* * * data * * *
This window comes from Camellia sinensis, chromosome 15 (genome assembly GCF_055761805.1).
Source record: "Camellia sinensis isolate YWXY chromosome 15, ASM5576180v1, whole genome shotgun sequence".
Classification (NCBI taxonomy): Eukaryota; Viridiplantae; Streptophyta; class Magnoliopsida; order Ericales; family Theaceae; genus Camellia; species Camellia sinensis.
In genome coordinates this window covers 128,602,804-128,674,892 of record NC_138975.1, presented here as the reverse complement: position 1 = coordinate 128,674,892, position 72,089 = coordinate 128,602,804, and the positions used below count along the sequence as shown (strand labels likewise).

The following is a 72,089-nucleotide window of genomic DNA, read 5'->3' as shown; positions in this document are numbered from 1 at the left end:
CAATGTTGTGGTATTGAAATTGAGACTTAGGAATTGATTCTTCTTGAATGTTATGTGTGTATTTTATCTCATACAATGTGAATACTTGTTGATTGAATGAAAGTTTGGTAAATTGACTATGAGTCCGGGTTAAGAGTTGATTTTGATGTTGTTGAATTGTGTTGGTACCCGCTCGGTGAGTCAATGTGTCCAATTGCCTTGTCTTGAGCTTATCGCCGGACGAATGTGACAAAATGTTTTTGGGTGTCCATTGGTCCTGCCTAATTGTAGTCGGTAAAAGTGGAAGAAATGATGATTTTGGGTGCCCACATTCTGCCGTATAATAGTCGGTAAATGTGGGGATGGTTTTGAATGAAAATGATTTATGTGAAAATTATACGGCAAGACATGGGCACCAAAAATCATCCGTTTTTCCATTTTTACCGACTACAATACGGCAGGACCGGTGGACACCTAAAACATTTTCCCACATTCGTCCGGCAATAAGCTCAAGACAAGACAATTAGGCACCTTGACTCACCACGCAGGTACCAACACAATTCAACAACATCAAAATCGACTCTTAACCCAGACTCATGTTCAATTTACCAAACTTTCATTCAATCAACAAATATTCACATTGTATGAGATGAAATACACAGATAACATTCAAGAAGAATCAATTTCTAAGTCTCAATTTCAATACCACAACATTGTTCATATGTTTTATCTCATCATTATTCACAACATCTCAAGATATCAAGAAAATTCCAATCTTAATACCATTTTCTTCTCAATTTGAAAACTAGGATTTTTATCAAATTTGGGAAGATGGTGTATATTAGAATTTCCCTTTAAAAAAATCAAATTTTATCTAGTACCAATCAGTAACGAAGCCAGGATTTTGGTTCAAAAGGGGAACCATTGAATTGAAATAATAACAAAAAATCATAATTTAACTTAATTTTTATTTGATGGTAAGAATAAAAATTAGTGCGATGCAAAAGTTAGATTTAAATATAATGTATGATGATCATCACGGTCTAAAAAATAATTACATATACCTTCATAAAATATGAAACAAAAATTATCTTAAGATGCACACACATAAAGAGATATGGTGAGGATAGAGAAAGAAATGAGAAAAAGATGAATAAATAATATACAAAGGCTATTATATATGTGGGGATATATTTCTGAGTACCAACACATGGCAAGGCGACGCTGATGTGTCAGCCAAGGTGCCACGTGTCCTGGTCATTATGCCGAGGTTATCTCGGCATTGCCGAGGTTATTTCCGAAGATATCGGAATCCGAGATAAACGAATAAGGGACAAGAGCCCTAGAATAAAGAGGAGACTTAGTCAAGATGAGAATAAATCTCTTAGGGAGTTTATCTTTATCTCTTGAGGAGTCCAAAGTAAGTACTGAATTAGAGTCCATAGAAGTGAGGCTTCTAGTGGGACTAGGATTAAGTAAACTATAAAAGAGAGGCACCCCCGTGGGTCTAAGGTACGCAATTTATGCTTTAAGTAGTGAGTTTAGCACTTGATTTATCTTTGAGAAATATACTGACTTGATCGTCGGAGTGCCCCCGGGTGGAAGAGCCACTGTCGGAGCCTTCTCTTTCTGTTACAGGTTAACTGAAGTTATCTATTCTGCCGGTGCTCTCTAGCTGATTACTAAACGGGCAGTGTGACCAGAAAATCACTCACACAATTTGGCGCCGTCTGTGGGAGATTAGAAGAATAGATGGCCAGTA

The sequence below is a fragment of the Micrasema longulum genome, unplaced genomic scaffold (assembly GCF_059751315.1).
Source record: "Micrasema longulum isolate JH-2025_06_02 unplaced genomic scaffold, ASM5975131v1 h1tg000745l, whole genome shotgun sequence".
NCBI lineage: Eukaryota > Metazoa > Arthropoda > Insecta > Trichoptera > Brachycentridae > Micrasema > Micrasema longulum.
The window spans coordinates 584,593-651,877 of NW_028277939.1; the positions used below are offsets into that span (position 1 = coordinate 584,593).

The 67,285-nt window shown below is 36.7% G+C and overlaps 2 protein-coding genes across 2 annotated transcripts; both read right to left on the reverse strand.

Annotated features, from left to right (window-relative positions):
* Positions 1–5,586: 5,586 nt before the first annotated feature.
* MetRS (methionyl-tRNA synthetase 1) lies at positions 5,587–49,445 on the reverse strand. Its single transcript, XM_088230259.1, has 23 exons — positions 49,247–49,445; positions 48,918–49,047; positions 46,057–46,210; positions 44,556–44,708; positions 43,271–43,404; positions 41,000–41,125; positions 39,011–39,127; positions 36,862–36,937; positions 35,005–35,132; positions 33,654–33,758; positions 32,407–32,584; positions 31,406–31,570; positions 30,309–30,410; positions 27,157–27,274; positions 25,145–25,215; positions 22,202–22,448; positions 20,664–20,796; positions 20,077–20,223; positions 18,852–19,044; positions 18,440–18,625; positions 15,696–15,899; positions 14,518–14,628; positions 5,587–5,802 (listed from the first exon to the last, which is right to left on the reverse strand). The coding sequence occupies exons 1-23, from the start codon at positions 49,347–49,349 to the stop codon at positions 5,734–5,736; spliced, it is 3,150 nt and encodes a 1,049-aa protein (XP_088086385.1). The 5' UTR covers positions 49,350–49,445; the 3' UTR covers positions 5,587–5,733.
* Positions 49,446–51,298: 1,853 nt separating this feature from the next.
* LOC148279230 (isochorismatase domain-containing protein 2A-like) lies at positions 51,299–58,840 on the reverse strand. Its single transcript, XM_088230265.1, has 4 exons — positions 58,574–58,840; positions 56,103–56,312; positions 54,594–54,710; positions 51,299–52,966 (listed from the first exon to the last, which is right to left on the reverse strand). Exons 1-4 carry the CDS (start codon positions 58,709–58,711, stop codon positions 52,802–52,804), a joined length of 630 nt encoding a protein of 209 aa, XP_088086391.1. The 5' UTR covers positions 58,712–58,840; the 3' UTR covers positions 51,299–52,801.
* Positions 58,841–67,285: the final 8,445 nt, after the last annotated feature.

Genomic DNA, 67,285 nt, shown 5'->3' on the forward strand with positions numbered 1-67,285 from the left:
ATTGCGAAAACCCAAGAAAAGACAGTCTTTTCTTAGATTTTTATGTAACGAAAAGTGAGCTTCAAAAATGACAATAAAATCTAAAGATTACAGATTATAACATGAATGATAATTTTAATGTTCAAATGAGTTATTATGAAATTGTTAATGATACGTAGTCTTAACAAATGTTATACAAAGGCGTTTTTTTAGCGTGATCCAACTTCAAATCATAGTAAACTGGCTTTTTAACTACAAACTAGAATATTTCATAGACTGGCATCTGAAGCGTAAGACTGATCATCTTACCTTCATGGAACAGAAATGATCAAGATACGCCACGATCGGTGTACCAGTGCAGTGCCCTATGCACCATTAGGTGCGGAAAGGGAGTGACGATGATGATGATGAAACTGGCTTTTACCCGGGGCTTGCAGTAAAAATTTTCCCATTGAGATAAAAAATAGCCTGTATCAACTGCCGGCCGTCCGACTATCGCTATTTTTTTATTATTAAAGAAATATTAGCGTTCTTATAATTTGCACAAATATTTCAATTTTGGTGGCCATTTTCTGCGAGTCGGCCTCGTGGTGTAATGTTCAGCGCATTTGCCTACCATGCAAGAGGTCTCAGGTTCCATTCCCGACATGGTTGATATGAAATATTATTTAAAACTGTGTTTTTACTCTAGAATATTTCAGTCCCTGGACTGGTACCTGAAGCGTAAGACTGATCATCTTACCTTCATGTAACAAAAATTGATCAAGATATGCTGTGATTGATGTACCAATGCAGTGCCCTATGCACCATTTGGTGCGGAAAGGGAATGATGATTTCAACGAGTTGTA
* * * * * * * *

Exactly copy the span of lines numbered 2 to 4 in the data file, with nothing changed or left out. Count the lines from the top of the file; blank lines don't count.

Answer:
Source record: "Camellia sinensis isolate YWXY chromosome 15, ASM5576180v1, whole genome shotgun sequence".
Classification (NCBI taxonomy): Eukaryota; Viridiplantae; Streptophyta; class Magnoliopsida; order Ericales; family Theaceae; genus Camellia; species Camellia sinensis.
In genome coordinates this window covers 128,602,804-128,674,892 of record NC_138975.1, presented here as the reverse complement: position 1 = coordinate 128,674,892, position 72,089 = coordinate 128,602,804, and the positions used below count along the sequence as shown (strand labels likewise).